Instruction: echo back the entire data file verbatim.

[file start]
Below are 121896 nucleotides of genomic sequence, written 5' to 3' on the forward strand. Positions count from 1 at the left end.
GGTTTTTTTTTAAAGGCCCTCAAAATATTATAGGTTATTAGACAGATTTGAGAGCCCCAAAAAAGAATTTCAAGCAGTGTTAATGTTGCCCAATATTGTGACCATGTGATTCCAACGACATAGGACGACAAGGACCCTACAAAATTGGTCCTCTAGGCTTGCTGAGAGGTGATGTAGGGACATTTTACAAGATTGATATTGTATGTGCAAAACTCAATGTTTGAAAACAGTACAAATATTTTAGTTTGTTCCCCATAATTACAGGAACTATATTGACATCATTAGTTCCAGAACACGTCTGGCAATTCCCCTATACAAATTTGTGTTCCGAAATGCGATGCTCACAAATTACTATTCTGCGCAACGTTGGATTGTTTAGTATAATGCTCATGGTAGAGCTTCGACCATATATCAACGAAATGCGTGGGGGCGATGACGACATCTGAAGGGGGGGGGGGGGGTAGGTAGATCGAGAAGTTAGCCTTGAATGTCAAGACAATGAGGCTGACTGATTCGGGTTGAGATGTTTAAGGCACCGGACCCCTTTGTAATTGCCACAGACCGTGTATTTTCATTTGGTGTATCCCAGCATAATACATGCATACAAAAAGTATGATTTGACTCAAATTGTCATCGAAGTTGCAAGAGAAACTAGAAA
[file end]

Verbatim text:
Below are 121896 nucleotides of genomic sequence, written 5' to 3' on the forward strand. Positions count from 1 at the left end.
GGTTTTTTTTTAAAGGCCCTCAAAATATTATAGGTTATTAGACAGATTTGAGAGCCCCAAAAAAGAATTTCAAGCAGTGTTAATGTTGCCCAATATTGTGACCATGTGATTCCAACGACATAGGACGACAAGGACCCTACAAAATTGGTCCTCTAGGCTTGCTGAGAGGTGATGTAGGGACATTTTACAAGATTGATATTGTATGTGCAAAACTCAATGTTTGAAAACAGTACAAATATTTTAGTTTGTTCCCCATAATTACAGGAACTATATTGACATCATTAGTTCCAGAACACGTCTGGCAATTCCCCTATACAAATTTGTGTTCCGAAATGCGATGCTCACAAATTACTATTCTGCGCAACGTTGGATTGTTTAGTATAATGCTCATGGTAGAGCTTCGACCATATATCAACGAAATGCGTGGGGGCGATGACGACATCTGAAGGGGGGGGGGGGGGTAGGTAGATCGAGAAGTTAGCCTTGAATGTCAAGACAATGAGGCTGACTGATTCGGGTTGAGATGTTTAAGGCACCGGACCCCTTTGTAATTGCCACAGACCGTGTATTTTCATTTGGTGTATCCCAGCATAATACATGCATACAAAAAGTATGATTTGACTCAAATTGTCATCGAAGTTGCAAGAGAAACTAGAAA